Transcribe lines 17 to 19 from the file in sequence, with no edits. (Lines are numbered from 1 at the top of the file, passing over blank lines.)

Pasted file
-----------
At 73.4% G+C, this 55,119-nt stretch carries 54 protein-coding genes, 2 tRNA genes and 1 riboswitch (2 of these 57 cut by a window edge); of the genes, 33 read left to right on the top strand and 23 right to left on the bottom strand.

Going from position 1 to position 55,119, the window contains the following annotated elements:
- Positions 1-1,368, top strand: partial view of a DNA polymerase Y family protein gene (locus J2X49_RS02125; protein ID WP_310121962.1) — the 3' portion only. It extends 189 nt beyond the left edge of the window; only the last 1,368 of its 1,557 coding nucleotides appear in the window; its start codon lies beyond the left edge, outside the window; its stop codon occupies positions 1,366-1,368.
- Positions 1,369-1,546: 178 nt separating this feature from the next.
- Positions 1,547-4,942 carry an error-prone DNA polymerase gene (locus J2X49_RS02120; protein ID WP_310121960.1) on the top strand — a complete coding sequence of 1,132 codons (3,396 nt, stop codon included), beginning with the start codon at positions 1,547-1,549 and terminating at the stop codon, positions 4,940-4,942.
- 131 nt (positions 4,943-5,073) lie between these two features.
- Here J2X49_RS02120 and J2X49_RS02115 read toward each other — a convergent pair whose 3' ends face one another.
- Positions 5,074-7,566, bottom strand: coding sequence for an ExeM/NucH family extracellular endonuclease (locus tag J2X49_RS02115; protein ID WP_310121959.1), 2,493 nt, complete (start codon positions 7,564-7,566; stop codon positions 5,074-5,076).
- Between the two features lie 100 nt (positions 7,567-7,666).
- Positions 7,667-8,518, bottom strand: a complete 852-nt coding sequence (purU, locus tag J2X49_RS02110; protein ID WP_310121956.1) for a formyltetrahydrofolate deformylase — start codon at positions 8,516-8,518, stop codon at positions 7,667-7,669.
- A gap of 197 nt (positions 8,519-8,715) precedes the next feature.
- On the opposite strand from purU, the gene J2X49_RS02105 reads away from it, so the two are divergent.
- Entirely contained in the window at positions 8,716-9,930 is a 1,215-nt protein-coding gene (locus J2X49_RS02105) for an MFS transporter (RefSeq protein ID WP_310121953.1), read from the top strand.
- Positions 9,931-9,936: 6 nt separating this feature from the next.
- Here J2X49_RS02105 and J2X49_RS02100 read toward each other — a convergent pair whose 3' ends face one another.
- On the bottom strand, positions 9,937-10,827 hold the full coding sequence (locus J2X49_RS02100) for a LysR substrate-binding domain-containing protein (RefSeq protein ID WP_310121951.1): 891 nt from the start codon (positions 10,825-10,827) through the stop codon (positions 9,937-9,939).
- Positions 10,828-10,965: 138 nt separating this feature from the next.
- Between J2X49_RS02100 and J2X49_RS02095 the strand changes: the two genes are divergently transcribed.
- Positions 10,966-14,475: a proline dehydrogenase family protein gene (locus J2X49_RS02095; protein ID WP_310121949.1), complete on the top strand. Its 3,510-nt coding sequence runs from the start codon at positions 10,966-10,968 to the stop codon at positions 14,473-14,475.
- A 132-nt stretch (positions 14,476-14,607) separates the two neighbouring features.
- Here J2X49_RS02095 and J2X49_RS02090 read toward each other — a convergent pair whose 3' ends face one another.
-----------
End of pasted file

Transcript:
- Positions 10,828-10,965: 138 nt separating this feature from the next.
- Between J2X49_RS02100 and J2X49_RS02095 the strand changes: the two genes are divergently transcribed.
- Positions 10,966-14,475: a proline dehydrogenase family protein gene (locus J2X49_RS02095; protein ID WP_310121949.1), complete on the top strand. Its 3,510-nt coding sequence runs from the start codon at positions 10,966-10,968 to the stop codon at positions 14,473-14,475.